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  12. Paulie Walnuts

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    Being an Urgent Care instructor, I get asked this question a lot from expecting parents. I would recommend a basic CPR class and in addition to that a Standard first aid class. It is more the knowledge of what to do sometimes instead of what you carry.

    Best of luck to you!
     
  13. chaosmagnet
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    This was mentioned by cowsmilk but I have to second it: you need a bulb syringe. Infant CPR certification, appropriate OTC meds and a bulb syringe are the key components that go on top of a FAK that you would use for an adult.
     
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  14. VinceRN

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    The first things that go in any kit are training and knowledge. Hopefully you have taken infant CPR, if not do that ASAP.

    When a baby that young gets sick there is little you can do on your own. You can treat a fever with weight based doses of tylenol or ibuprofen, but a fever in a kid under about 2 months is a medical emergency and you should go to the ER after treating it. Even up to three months a fever is serious and requires a visit to your pediatrician or a clinic or ER.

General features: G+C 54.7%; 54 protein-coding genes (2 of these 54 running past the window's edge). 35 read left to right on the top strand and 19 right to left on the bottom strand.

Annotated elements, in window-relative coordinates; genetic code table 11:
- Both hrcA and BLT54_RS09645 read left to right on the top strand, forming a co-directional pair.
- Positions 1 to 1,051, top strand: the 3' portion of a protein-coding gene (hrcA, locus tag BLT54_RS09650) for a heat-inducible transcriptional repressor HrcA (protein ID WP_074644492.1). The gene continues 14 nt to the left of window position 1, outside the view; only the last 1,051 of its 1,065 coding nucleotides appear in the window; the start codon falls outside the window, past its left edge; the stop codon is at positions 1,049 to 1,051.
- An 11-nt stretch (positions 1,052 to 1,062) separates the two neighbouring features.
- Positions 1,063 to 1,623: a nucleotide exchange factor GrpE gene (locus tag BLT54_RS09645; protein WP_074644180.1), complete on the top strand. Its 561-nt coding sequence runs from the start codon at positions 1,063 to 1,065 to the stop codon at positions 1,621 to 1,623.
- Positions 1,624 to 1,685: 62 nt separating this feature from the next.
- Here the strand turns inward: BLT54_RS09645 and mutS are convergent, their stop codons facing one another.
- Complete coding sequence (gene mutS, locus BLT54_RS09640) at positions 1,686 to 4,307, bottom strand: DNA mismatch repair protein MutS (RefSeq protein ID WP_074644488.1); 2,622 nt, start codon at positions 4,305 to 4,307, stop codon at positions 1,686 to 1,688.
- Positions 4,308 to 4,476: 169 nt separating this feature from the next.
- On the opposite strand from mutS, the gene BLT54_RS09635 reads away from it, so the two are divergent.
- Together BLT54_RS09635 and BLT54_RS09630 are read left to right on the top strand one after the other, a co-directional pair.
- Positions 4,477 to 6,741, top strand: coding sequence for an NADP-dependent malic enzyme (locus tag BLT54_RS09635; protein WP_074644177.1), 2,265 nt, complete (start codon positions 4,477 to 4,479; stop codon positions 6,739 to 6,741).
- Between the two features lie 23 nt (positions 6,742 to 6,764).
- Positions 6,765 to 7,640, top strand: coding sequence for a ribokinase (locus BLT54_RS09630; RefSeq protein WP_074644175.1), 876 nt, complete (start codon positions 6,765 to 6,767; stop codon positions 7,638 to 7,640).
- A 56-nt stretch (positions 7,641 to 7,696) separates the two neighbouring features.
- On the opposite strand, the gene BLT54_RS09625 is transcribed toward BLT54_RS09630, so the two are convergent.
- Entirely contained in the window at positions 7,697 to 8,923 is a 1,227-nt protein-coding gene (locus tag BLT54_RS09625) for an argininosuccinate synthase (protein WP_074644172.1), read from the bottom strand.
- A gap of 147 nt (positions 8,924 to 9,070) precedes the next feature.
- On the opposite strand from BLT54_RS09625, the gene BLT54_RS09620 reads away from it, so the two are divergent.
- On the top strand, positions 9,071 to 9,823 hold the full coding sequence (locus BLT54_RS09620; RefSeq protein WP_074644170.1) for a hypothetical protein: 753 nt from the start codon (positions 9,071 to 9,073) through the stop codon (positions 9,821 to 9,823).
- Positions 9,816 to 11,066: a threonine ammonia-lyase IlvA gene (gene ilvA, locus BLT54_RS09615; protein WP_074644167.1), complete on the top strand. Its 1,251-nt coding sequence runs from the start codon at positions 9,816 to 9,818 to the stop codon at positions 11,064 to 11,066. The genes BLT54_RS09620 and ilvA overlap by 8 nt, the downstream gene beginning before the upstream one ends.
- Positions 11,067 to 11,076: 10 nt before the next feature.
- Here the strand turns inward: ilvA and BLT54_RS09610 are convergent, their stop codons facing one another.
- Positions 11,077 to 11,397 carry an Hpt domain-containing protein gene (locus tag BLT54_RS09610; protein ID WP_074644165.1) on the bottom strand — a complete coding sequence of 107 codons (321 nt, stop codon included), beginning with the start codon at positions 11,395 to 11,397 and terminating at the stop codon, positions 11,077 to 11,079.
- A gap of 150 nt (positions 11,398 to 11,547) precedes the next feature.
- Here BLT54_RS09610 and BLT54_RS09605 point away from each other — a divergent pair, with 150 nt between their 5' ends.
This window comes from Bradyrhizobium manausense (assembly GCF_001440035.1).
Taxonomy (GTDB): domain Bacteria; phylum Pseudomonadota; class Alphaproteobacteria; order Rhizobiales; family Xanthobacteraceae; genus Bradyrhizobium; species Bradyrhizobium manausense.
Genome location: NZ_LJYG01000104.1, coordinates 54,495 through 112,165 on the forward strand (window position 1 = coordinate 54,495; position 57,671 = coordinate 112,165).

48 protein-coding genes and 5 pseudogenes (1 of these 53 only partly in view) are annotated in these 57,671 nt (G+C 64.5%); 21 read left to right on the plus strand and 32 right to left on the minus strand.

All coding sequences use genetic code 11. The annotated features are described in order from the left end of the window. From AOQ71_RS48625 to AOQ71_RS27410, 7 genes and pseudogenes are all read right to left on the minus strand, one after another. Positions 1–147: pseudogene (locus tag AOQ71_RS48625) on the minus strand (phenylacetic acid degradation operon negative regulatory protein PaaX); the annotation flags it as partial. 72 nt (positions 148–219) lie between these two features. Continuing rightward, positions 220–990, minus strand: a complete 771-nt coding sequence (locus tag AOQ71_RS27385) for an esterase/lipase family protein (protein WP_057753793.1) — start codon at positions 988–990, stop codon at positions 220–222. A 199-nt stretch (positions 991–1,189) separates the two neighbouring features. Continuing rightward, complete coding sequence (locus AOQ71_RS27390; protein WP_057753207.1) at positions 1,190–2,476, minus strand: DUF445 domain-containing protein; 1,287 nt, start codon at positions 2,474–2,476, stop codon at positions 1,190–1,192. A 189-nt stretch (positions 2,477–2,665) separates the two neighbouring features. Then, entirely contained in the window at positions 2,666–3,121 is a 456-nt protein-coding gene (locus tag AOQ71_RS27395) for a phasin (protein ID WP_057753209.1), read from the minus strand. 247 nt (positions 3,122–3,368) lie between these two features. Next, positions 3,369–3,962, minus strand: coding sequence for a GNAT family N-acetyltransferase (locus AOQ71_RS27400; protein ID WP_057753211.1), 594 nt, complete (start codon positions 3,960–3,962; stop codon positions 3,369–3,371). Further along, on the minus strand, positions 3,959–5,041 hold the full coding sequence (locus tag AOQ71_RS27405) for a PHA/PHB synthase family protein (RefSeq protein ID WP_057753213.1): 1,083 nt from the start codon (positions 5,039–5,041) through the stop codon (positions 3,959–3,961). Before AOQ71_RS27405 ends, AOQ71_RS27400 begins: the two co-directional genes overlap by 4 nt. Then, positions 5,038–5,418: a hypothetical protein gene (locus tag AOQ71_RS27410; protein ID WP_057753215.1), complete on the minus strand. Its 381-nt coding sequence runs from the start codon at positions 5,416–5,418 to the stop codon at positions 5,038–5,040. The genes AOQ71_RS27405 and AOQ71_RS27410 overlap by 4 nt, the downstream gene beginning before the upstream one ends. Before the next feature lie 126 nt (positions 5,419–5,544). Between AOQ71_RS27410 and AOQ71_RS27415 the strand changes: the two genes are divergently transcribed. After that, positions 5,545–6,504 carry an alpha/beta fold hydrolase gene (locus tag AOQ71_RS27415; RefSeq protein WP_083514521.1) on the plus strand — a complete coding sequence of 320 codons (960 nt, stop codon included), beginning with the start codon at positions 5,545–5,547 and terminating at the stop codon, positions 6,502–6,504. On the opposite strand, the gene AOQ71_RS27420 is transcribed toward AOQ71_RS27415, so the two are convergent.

Dehydration can be deadly serious and happen quickly in babies that young too. I always carried oral re-hydration fluid, which can be given in very small amounts by syringe. There is a lot of information on the internet about oral re-hydration protocols. If you find yourself having to do this, you have to go to the ER as soon as possible.

    A bulb syringe, as others suggested, is a must. You can use that to clear the airway.

    I also always carried a tiny pair of curved iris scissors and some tiny tweezers. Sometimes strings or hairs get wrapped around little toes or fingers.

    Beyond that, little ban-aids, tape, 2x2 gaue, A&D ointment, and any medications specific to your baby that your doctor recommends.

    We carried all that in a small pouch on the side of the diaper bag, with duplicates in the stroller when our girls were little.
     
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  15. CrezyMunky